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28 July 2014

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'Lording it Up' - Venue Focus Feature

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There are few experiences as quintessentially English as watching a test match at ‘the home of cricket’ and, as Karen Doyle discovers, the hospitality is top notch too


Lord's CC2 - Lord's_Cricket_Ground_2.jpg

No matter what your cricketing inclinations, there’s a special feeling when you pass through the hallowed gates of Lord’s. It’s not just the sight of the MCC members with their red-and-yellow striped ties and blazers, or the distinctive turrets of the world-famous pavilion; it’s the sense of history, knowing that for almost 200 years this has been the undisputed home of cricket.

But history and tradition are not all a day at Lord’s has to offer. Cricket, with its relaxed pace and full-day schedule, provides one of the most valuable networking opportunities afforded by the hospitality industry. On a major match-day – of which there are typically just 12 every season – corporate hospitality can range from a casual buffet with reserved Grandstand seats to a four-course Champagne luncheon in a box.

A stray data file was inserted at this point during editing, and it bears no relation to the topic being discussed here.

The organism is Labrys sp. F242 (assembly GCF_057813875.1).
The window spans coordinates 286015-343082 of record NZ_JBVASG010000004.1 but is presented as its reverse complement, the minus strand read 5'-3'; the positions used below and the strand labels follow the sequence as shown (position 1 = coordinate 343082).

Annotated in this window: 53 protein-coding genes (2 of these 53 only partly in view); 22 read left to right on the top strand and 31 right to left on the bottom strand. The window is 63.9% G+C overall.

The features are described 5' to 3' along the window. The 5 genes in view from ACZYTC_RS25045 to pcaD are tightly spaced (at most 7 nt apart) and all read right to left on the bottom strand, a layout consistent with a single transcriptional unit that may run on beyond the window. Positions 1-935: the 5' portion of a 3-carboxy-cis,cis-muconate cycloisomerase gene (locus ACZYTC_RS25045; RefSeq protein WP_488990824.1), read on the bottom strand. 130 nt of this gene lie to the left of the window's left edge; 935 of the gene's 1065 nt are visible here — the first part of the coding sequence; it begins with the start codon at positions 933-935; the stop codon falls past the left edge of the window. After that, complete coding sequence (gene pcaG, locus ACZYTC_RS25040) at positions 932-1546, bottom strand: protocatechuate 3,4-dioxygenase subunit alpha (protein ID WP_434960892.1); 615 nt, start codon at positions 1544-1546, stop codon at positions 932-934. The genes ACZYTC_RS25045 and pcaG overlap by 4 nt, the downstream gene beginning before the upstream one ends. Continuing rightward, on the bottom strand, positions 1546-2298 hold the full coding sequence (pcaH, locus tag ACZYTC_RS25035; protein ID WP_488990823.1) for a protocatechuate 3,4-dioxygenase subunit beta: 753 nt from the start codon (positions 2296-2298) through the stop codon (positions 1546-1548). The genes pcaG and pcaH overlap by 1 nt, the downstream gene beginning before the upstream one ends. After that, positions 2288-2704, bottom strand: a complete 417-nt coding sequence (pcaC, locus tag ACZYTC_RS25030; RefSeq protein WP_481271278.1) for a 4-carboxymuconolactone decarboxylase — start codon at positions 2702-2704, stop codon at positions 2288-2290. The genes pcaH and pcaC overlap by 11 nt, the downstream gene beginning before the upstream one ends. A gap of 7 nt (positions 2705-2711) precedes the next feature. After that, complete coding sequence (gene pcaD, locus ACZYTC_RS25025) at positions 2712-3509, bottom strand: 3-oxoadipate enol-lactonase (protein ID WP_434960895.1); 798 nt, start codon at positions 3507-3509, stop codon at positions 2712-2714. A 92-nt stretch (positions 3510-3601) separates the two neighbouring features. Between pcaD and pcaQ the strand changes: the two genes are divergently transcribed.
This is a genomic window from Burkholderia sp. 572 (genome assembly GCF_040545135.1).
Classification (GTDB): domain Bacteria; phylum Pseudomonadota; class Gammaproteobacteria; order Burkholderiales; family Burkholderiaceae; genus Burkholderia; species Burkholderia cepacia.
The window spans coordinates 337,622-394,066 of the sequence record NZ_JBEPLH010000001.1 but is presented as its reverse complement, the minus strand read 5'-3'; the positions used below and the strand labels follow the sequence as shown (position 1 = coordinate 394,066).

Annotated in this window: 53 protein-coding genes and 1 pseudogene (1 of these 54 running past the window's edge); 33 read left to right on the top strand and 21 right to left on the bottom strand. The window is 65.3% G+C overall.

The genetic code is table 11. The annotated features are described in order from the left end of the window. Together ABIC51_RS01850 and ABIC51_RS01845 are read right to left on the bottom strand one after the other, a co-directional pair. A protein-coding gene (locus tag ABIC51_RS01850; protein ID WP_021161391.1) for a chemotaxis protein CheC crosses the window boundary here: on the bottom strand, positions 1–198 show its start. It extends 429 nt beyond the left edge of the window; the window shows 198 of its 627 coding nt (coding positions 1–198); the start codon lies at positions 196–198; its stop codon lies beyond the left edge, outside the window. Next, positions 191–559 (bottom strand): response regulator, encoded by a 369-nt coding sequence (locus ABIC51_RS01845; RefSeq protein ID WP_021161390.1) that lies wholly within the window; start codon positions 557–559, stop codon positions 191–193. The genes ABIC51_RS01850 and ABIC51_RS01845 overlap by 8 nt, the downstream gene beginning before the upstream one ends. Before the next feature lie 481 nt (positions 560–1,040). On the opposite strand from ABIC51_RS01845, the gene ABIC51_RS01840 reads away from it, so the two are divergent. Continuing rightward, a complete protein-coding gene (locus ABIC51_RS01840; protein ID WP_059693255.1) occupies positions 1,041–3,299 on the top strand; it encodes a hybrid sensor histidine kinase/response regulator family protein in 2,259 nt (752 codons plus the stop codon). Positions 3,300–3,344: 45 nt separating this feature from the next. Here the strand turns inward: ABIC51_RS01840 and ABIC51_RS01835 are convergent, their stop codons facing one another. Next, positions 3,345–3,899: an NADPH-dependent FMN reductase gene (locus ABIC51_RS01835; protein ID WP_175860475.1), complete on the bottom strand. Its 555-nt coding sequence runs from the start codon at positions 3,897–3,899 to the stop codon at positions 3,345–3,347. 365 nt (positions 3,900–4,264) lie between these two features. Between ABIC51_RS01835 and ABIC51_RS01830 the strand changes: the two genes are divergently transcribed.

You get ample face time with your guests, from breakfast on arrival, to lunch and afternoon tea – not to mention three (hopefully) sunny sessions of play, all oiled with continuous liquid refreshment.

A summer on the boundary line may seem a long way off, but cricket fans are already rubbing their hands together in anticipation of an action-packed 2009 season. Lord’s will host the second npower Ashes Test Match, another against Sri Lanka and seven Twenty20 World Cup matches.

Packages for next year are selling fast, with top-level debentures already sold out. ‘Cricket hospitality is a big ticket for clients,’ says Steven Krivinskas, associate at law firm White & Case, which takes an annual box at Lord’s. ‘There’s a lot of competition for major games. And even if they’re not cricket fans, overseas clients are always blown away by the Englishness of Lord’s.’